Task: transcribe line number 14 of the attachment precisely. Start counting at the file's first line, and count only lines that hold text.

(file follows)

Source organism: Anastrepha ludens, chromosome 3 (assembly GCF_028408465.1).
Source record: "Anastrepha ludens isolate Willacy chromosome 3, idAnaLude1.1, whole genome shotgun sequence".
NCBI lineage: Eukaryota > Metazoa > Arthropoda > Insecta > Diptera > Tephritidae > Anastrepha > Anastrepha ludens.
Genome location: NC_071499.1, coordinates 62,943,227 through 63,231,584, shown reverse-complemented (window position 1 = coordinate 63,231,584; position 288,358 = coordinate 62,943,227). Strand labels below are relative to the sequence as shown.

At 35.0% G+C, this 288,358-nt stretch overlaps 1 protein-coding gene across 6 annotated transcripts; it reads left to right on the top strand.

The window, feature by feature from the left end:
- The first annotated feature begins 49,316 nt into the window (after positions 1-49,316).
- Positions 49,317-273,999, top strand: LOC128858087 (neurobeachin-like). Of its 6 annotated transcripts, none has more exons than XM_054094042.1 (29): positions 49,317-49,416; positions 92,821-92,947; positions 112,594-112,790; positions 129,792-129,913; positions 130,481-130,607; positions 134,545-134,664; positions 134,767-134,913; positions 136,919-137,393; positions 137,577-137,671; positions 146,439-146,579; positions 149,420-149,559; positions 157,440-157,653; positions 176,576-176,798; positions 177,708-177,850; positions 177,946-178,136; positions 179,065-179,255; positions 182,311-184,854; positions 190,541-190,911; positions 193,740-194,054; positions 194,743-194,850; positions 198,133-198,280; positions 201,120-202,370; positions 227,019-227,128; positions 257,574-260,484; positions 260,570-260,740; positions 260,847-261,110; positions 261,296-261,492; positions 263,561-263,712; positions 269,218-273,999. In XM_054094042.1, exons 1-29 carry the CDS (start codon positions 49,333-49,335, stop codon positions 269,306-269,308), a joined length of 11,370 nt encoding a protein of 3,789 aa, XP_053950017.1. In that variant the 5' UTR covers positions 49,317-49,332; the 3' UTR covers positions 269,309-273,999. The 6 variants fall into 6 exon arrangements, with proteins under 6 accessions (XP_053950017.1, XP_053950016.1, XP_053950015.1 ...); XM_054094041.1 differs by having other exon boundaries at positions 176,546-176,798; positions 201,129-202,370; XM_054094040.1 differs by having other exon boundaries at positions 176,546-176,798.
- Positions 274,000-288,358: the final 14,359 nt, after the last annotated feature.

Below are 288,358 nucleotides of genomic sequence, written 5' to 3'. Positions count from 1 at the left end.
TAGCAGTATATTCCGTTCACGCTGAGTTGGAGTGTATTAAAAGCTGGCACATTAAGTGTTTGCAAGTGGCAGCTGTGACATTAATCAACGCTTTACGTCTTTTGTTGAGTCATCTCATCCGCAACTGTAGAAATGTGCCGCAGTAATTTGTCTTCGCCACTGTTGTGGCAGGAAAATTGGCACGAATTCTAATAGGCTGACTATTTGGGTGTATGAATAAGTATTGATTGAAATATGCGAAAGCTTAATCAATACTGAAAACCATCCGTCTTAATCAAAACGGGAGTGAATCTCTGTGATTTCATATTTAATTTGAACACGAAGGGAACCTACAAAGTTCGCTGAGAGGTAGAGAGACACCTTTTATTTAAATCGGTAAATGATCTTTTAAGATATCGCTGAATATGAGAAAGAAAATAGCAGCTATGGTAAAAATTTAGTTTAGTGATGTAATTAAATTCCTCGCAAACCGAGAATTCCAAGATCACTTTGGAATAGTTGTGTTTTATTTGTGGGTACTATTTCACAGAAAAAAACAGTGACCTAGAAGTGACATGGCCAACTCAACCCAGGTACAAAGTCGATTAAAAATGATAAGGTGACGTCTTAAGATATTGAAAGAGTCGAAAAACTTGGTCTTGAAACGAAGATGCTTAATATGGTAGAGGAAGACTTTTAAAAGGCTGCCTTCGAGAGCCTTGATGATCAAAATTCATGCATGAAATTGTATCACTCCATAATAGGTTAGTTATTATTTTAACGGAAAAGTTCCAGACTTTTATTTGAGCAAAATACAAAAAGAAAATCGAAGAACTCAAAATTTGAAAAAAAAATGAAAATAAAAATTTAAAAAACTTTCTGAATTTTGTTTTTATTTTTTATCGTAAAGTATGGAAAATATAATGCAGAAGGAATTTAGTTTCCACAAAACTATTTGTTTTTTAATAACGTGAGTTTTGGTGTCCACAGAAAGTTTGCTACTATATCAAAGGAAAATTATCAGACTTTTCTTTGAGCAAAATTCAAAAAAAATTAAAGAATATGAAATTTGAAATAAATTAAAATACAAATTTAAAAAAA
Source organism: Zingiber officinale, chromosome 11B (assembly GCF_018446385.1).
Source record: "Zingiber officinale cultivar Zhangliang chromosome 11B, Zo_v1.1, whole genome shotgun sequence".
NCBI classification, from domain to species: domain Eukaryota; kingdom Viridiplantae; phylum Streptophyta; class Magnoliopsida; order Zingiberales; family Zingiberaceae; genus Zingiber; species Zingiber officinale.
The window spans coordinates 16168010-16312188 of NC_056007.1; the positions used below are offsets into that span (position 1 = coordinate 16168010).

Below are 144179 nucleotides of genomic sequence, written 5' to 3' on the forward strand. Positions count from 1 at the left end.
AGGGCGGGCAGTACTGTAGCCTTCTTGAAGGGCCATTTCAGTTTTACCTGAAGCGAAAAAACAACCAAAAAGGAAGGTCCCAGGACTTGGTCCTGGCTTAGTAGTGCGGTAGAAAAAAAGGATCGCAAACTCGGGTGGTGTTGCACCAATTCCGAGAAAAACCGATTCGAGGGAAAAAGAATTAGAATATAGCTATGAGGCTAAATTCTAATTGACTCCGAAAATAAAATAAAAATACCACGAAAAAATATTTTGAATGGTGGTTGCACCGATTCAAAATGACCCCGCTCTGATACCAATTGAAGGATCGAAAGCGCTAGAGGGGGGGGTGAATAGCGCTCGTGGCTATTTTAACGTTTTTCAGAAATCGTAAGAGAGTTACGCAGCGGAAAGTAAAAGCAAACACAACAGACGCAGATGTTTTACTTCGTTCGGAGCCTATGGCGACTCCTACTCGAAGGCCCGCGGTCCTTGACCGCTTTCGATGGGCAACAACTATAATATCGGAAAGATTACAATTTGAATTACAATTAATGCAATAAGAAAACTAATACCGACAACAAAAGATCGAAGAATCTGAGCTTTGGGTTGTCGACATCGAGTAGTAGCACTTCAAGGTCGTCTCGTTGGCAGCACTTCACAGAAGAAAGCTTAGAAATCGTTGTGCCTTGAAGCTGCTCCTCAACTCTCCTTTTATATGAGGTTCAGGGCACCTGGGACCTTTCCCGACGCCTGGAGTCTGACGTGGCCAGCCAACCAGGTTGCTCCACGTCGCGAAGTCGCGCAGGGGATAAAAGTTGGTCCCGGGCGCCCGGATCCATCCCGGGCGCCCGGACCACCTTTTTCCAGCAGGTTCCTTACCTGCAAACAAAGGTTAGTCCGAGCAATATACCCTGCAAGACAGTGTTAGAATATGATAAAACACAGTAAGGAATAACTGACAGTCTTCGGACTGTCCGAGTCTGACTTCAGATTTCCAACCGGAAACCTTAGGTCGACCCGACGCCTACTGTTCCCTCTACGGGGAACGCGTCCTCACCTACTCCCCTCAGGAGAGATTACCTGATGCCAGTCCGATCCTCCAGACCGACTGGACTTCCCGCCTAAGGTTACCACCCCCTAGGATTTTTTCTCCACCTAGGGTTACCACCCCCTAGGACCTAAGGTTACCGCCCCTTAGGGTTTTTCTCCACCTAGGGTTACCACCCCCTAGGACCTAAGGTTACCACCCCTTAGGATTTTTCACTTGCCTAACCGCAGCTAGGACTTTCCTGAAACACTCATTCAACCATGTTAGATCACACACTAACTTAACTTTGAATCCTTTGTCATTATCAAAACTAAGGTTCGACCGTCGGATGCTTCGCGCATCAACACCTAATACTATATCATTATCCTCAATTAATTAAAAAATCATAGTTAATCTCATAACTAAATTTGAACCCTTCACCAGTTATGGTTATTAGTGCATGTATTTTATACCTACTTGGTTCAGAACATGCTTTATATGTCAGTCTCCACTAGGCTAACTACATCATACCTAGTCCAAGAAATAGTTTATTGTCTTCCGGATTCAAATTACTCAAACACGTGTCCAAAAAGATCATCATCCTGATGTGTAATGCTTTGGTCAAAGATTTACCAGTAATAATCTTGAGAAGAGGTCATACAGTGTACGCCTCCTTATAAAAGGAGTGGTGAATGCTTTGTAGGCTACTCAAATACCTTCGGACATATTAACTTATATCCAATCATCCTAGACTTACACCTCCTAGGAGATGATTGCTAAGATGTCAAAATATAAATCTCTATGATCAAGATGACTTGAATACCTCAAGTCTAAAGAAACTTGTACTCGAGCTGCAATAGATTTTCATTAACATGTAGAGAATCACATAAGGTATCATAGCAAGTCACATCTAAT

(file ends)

NCBI classification, from domain to species: domain Eukaryota; kingdom Viridiplantae; phylum Streptophyta; class Magnoliopsida; order Zingiberales; family Zingiberaceae; genus Zingiber; species Zingiber officinale.